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    Compilers can produce warnings - make the compiler programmers happy: Use them!
    Please don't PM me for help - and no, I don't do help over instant messengers.

  7. #37
    Dr Dipshi++ mike_g's Avatar
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    You mean, double buffering? Do you use the SDL's built-in double buffering (SDL_Flip() and all that)?
    No - accessing ram is faster than surfaces thats all.

    Well, I think Blitz is interpreted
    Blitz is compiled, but its very slow for working with pixels, and theres no pointers.

    Originally Posted by CornedBee
    You know, people have done quite pretty 2d graphics when 800MHz was science fiction.

    Possibly NOT on a 1024 x 768 x 32bpp screen.
    Yeah its still unlikely that you would be able to get update a an entire screen each loop at that rez in software and get a decent frame rate. And you definitely wouldent with a raytracer.

    One way to get four times the speed would be to use the MMX or 3Dnow registers. It would require a little asm tho and I havent done it myself as of yet.

  8. #38
    Registered User Devils Child's Avatar
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    i'm using double buffering using flip(). but i think what i need is a color buffer that will be copied _AT THE END_ to the backbuffer. that is possible with bitBlt. still, i dont know how it works here.
    can you please post an example?
    thx!

  9. #39
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    Yes, the buffer you are writing to is copied to the screen (using a bitblt or similar) during the "Flip" call.

    --
    Mats
    Compilers can produce warnings - make the compiler programmers happy: Use them!
    Please don't PM me for help - and no, I don't do help over instant messengers.

  10. #40
    Registered User Devils Child's Avatar
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    i implemented the color buffer which will be blitted to the backbuffer. but do i need this at all when i DON'T want to read from the backbuffer?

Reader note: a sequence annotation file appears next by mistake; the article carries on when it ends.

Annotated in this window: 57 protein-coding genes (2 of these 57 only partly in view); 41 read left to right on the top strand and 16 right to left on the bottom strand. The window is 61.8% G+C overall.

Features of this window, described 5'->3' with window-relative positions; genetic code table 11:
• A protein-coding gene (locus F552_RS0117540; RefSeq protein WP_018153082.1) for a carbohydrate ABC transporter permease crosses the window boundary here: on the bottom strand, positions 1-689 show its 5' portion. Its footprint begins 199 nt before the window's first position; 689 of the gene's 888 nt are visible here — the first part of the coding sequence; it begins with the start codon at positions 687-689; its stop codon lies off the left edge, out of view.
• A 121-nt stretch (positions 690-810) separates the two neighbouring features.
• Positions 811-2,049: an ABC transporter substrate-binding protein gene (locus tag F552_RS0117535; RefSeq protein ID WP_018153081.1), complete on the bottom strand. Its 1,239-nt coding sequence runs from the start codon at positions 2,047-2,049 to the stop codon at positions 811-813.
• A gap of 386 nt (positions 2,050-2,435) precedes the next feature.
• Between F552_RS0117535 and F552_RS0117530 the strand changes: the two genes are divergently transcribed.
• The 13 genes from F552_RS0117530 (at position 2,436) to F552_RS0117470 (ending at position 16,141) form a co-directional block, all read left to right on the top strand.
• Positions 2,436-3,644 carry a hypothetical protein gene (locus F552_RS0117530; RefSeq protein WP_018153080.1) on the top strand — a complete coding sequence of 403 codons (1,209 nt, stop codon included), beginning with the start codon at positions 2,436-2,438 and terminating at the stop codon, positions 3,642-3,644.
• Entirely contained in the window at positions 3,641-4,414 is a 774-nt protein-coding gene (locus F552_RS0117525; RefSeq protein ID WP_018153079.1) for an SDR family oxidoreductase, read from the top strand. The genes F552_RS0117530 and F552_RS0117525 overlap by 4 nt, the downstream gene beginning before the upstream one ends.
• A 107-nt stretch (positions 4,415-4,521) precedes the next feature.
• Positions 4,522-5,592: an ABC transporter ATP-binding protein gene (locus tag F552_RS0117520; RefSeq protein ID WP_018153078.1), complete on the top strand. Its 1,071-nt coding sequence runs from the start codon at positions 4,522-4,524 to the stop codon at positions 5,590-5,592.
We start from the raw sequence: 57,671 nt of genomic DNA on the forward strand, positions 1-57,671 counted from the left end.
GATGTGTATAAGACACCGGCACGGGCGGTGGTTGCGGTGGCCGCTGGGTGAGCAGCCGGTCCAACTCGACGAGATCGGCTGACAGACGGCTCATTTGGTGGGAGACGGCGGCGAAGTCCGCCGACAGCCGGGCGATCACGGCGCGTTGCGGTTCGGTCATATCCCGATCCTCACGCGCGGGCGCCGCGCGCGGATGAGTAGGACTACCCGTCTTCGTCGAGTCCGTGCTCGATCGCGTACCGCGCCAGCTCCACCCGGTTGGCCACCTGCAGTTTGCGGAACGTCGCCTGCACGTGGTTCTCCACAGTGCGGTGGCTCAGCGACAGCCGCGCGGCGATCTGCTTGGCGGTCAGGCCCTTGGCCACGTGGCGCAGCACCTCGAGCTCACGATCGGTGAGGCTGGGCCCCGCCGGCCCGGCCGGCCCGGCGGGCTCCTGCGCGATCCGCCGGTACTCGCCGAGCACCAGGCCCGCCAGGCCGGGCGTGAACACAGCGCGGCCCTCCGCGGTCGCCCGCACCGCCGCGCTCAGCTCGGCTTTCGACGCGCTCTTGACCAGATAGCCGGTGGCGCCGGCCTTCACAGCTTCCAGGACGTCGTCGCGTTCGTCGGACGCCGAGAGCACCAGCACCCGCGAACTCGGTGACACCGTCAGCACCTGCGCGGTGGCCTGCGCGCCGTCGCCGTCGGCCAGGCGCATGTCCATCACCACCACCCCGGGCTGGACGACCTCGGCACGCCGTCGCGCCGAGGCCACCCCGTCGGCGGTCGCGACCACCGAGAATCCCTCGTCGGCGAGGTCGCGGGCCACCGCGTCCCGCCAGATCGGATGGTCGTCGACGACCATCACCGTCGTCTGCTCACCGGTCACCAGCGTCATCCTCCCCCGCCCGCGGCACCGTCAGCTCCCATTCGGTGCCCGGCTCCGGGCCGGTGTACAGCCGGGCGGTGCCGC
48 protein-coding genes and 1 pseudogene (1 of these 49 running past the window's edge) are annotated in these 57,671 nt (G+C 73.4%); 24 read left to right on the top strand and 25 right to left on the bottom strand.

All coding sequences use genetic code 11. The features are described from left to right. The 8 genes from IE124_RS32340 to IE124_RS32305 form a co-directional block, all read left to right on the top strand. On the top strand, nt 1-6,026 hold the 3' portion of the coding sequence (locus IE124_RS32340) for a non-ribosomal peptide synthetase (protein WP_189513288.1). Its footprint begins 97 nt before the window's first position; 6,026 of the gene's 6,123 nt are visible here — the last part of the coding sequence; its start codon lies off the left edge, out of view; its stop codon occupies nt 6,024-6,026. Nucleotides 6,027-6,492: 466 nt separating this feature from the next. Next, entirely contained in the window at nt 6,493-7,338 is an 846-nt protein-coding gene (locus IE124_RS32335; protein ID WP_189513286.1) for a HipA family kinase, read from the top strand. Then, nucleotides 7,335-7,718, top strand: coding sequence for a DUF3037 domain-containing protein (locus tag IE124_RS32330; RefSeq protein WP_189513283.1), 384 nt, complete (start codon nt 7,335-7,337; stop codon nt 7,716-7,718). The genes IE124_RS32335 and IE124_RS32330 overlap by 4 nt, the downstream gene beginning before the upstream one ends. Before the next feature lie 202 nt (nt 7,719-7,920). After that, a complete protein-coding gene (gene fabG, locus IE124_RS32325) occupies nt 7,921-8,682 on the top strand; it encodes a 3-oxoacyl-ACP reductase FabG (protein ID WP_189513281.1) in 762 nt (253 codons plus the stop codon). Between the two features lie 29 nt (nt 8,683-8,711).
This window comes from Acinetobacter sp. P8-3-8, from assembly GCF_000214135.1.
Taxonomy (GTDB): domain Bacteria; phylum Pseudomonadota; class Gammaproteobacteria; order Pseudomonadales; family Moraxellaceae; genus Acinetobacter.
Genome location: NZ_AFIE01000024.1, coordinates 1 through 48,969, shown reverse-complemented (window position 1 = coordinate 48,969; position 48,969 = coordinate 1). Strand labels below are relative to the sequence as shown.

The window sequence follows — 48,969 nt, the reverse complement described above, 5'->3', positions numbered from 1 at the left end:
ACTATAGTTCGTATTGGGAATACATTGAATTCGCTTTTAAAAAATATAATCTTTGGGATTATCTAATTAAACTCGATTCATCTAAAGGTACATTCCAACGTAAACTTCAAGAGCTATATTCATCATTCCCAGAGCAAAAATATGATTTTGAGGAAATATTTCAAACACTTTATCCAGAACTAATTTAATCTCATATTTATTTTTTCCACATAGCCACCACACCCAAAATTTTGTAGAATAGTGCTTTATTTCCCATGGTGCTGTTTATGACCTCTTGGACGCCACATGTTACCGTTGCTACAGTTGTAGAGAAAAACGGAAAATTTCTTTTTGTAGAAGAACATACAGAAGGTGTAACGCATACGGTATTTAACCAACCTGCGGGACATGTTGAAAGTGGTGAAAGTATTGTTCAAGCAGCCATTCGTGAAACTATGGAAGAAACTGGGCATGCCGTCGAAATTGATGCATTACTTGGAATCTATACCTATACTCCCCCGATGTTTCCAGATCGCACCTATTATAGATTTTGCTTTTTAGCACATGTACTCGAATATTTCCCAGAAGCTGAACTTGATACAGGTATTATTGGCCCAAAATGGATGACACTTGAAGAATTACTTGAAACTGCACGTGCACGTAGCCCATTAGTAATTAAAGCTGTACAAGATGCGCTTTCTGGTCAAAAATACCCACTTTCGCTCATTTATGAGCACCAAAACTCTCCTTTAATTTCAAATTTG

11. #41
    Unregistered User Yarin's Avatar
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    I know you said you don't want to use OpenGL, but what's wrong with it?
    A class that doesn't overload all operators just isn't finished yet. -- SmugCeePlusPlusWeenie
    A year spent in artificial intelligence is enough to make one believe in God. -- Alan J. Perlis

  12. #42
    Registered User Devils Child's Avatar
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    it's just a "software renderer", which usualy doesnt use openGL.
    but sure, when i have time, i will do an openGL engine as i done it once before!

  13. #43
    Dr Dipshi++ mike_g's Avatar
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    i implemented the color buffer which will be blitted to the backbuffer. but do i need this at all when i DON'T want to read from the backbuffer?
    Well if youre are making a ray caster there is another problem: Moving around the screen. In my raycaster implementation I casted the walls first, then did the floor casting. So, i could no longer just run through each pixel conseutively.

    The screen data is on a GPU. GPUs like to get large lumps of data and perform the same instruction on them. IE:
    for(y=0; y<h; y++)for(x=0; x<w; x++, p++) *p=col;
    GPUs generally don't like get interrupted with calls to jump to a different location all the time. Usually with software rendering I found communicating with the GPU to be one of the biggest bottlenecks, however it does take time to copy data to a screen array, then to the screen itself.

    A screen array would also be useful if you wanted to apply some post-drawing filtering of some kind.

    All I can say is try it and see. If you draw each pixel consecutively, dont read any pixels and dont write more than one layer, then yeah you wont need a screen array.
    Last edited by mike_g; 01-26-2008 at 06:30 AM.

  14. #44
    Registered User Devils Child's Avatar
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    i see what you mean. i will write more colors to one pixel at different times soon. so i will implement a color buffer as soon as i need it. well i tried it and it worked, so i know how to

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    Right, if the memory you are accessing is really the graphics memory, then doing individual pixel updates is really bad - I worked on a graphics chip simulator, and I implemented a method to cache the Video memory reads in system memory with the simulator. This helped performance by about 10-20% - that is ONLY the video memory reads, not all the other simulator functions.

    It is quite likely that reading/writing pixels from/to graphics memory is 10-20x slower than the same operation in system memory. Not a good idea.

    Writing your data to a memory buffer and updating the final result onto the screen is the right idea, unless you can make the GPU do some of the work for you (but unlikely in this particular instance).

    --
    Mats
    Compilers can produce warnings - make the compiler programmers happy: Use them!
    Please don't PM me for help - and no, I don't do help over instant messengers.